Gasket materials also have varying resistance to the different fluids and gases with which they can come into contact within an application. Some media are relatively benign, while others, for example, are highly corrosive and may break down a gasket whose material is not able to withstand the aggressive chemical attack. It is therefore important to know the characteristics and properties of the media being sealed and to choose a gasket material that is fully compatible. Once again, competent suppliers will be able to provide guidance on the gasket materials that will best service the media present in your application.

Tip #5: Consider durometer and compression set

Durometer refers to how well a gasket material resists indentation. As a general rule, a rubber gasket should be soft enough to fill and seal the gap between two surfaces, but at the same time needs to be hard enough to resist loading forces and not be extruded out of the joint. Hardness of a gasket elastomer is typically measured by the Shore A scale. Gasket hardness is a relative term – what is hard enough for one application may be too soft for another, so care needs to be exercised in specifying the hardness desired.

Compression set refers to how well a gasket material returns to its original thickness after a load has been imposed. Over time, as a rubber gasket is compressed by a load, it loses resiliency and the ability to return to its original thickness. This loss of resiliency may reduce the gasket’s ability to maintain an effective seal. Because there are different methods of measuring and specifying compression set, it is best to seek advice from a competent gasket supplier on the preferred material for a given application.

Tip #6: Consider life cycle costs

Gaskets of different types and made from different materials naturally have different costs. However, the purchase cost of a gasket is only one component of the total costs incurred over the gasket’s life cycle. Other costs, beyond the purchase cost, should be considered as relevant costs – including costs for installation, inspection and maintenance, downtime, and disposal. Because the purchase price is only one element in the total life cycle costs for a gasket, a gasket which is initially cheaper to buy, but which needs more frequent replacement than another, may actually be more expensive in the long run. Therefore, total life cycle costs, and not just the purchase costs, should be considered when choosing gaskets.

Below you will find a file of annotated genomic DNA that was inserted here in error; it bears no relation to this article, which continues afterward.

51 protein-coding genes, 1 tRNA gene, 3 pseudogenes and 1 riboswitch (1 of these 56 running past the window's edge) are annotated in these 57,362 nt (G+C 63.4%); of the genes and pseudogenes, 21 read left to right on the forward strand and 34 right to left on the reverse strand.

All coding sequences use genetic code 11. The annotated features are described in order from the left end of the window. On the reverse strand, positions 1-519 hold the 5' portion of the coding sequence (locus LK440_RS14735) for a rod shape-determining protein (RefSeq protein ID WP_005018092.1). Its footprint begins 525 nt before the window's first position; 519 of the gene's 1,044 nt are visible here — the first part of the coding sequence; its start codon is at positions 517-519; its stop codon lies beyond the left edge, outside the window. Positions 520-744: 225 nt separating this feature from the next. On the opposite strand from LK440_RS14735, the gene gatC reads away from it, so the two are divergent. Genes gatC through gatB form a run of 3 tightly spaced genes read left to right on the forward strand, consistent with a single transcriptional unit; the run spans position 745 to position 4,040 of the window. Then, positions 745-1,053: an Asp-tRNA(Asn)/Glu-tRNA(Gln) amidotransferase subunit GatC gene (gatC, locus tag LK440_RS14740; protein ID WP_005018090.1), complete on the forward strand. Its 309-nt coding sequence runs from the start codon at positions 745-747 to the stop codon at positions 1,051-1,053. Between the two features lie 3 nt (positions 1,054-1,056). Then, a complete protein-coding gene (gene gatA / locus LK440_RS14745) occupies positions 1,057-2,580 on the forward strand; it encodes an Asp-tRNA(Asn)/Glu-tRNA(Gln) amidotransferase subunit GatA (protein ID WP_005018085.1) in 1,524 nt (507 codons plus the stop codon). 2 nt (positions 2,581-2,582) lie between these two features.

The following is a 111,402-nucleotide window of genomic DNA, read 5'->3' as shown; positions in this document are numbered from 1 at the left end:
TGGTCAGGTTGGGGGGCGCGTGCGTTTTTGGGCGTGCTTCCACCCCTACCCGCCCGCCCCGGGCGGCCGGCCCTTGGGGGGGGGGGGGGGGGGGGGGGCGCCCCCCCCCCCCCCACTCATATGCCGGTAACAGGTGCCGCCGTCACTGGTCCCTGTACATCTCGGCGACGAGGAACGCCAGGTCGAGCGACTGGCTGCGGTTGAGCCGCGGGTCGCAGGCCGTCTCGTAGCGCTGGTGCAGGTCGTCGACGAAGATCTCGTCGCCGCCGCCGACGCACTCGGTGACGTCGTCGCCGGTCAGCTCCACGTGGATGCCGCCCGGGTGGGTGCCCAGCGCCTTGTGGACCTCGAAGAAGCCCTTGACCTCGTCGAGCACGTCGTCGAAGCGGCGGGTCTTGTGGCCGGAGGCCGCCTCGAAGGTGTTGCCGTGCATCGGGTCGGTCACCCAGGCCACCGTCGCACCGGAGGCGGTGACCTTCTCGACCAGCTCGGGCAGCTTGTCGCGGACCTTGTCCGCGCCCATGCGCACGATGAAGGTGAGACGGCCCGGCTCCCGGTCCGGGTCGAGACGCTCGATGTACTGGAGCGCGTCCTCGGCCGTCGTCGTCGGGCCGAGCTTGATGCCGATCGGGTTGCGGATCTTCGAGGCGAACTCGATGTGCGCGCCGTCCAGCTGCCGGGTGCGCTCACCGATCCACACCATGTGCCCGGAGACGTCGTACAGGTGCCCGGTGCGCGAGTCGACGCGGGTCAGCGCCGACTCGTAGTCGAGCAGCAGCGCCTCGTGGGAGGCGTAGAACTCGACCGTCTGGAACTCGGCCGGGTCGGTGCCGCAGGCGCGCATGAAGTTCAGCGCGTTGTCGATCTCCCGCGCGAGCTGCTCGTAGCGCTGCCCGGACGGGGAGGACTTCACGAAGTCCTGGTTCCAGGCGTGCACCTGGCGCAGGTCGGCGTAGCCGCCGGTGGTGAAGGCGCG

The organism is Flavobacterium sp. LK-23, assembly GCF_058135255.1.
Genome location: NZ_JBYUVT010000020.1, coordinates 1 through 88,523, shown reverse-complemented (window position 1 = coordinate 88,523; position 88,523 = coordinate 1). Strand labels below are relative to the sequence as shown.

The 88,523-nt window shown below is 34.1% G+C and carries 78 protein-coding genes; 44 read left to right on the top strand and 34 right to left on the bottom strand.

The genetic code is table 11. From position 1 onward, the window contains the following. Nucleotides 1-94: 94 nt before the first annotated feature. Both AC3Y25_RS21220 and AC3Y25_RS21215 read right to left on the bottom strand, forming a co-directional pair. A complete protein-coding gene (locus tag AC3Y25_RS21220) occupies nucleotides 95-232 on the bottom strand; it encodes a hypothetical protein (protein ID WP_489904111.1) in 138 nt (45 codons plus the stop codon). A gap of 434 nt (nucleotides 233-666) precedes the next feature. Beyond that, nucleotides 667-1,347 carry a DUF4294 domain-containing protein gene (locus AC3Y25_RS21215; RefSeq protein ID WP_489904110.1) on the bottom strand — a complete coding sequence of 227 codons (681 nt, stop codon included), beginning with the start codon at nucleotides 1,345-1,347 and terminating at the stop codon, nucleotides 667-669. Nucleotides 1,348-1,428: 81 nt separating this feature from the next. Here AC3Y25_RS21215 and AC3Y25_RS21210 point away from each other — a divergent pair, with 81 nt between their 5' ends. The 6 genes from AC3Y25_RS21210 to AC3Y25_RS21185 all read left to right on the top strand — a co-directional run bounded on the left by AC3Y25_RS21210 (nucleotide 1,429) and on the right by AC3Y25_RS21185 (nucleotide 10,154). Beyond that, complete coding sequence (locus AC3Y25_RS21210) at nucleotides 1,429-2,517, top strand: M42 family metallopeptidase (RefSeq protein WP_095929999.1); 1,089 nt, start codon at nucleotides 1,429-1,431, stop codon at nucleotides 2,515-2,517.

Tip #7: Work with a reputable rubber gasket supplier

Gasket fabrication requires experience, expertise, access to the best materials, and excellent manufacturing capabilities. Reputable suppliers have the knowledge and experience to help their customers choose the right gasket for their application. These suppliers fabricate their gaskets from quality materials, using proven manufacturing methods and techniques. They also carry a wide range of gasket materials, meaning that they can service most applications and ensure ready availability. Finally, for specialized applications, such as those where an oversized gasket may be needed, good suppliers will have the expert fabrication capabilities needed to produce these items.

For over 30 years, CRG has been supplying our customers in Canada and beyond with the finest rubber gaskets. We are a full-service provider that can support all aspects of your gasketing needs. Our experienced team can provide guidance on selecting the appropriate material for your application, and we use the latest CNC technology to produce high-quality gaskets made exactly to your specifications. We stock a wide range of gasketing materials, including elastomers, compressed non-asbestos sheet, and foams and sponges, allowing us to fabricate gaskets for almost any application. We can handle orders of any size and emergency service is available upon request.

To find out more about how CRG can service your rubber gasket needs, contact our sales team directly at